(1) For the purposes of section 101(1)(g) a defendant makes an attack on another person's character if—
(a) he adduces evidence attacking the other person's character,
(b) he (or any legal representative appointed under section 38(4) of the Youth Justice and Criminal Evidence Act 1999 (c 23) to cross-examine a witness in his interests) asks questions in cross-examination that are intended to elicit such evidence, or are likely to do so, or
(c) evidence is given of an imputation about the other person made by the defendant—
(i) on being questioned under caution, before charge, about the offence with which
**Trials are provided to all LexisPSL and LexisLibrary content, excluding Practice Compliance, Practice Management and Risk and Compliance, subscription packages are tailored to your specific needs. To discuss trialling these LexisPSL services please email customer service via our online form. Free trials are only available to individuals based in the UK. We may terminate this trial at any time or decide not to give a trial, for any reason. Trial includes one question to LexisAsk during the length of the trial.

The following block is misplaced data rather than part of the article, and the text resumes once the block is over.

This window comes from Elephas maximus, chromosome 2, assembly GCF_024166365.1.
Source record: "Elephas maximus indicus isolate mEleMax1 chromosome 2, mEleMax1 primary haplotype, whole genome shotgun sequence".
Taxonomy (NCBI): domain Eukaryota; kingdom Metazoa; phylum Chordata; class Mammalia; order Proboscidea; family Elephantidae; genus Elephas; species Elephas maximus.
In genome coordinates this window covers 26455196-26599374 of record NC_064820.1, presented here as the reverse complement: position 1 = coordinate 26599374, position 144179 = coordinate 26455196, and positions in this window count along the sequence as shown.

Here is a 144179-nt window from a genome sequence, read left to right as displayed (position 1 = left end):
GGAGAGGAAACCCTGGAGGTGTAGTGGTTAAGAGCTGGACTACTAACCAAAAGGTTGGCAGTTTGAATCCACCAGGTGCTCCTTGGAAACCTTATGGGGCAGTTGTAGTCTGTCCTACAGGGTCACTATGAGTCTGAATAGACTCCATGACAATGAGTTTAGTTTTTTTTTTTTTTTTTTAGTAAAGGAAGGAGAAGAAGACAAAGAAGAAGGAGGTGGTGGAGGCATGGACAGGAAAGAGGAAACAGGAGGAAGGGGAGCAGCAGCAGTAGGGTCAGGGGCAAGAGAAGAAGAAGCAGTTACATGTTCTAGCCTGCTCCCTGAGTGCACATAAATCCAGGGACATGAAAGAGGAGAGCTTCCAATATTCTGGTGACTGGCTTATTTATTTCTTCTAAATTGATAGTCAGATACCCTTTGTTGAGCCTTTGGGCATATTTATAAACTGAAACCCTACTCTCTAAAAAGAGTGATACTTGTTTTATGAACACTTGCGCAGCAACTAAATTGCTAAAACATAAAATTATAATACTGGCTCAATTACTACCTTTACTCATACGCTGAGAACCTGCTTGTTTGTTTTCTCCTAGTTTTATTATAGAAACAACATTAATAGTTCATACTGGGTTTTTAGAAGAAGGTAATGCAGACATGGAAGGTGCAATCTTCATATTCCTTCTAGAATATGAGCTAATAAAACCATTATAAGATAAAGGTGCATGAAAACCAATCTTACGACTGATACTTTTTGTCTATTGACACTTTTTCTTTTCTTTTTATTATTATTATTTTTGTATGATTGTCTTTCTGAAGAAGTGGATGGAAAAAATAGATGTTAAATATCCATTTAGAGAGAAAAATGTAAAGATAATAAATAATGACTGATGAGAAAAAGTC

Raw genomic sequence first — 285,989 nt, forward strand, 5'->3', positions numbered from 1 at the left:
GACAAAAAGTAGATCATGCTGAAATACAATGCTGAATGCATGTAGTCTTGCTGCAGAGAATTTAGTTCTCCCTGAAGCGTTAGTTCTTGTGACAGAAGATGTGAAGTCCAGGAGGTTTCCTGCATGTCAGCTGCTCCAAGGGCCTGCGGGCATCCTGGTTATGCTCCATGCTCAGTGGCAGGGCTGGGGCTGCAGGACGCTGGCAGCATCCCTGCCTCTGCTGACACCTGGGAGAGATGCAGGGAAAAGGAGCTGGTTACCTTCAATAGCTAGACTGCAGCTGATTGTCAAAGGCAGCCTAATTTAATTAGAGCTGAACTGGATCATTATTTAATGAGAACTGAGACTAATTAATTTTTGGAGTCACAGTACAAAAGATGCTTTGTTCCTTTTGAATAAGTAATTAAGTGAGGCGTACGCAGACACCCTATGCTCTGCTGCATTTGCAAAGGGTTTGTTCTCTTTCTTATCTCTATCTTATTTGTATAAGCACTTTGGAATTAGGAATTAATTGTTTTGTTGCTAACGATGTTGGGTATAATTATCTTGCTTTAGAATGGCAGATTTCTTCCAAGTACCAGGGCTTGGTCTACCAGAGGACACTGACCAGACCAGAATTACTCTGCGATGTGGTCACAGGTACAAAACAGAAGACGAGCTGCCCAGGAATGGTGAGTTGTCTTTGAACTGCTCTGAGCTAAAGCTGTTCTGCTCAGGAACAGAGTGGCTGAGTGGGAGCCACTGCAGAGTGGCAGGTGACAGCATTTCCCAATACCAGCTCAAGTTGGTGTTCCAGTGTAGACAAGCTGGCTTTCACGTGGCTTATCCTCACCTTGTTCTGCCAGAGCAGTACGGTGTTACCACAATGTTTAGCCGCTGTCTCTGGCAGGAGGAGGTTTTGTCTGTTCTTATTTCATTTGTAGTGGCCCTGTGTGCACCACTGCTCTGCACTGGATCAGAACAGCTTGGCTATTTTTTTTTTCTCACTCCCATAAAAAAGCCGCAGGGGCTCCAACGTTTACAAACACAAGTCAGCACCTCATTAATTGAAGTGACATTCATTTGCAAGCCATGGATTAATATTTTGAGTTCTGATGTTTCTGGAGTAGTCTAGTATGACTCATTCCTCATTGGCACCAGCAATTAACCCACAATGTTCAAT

To view the latest version of this document and millions of others like it, sign-in to LexisLibrary or register for a free trial.
Existing user? Sign-in
Take a free trial
Take a free trial
Dividends involve a distribution of cash or a distribution of non-cash assets (known as a distribution in kind or a distribution in specie).A scrip dividend (in a tax context, sometimes referred to as a stock dividend) allows a shareholder to receive new shares in a company as an alternative to a
An ad hoc arbitration is any arbitration in which the parties have not selected an institution to administer the arbitration. This offers parties flexibility as to the conduct of the arbitration, but less external support for the process. It can be quicker than institutional arbitration but not if
STOP PRESS: The Corporate Insolvency and Governance Act 2020 contains provisions which, on a temporary basis (presently until 31 December 2020) impose significant limitations on the ability for a creditor to seek a winding-up order against a company. For further reading, see Practice Note: Corporate
Source of the doctrine of the separation of powersThe origins of the doctrine are often traced to John Locke’s Second Treatise of Government (1689), in which he identified the 'executive' and 'legislative' powers as needing to be separate.‘… it may be too great a temptation to human frailty, apt to
0330 161 1234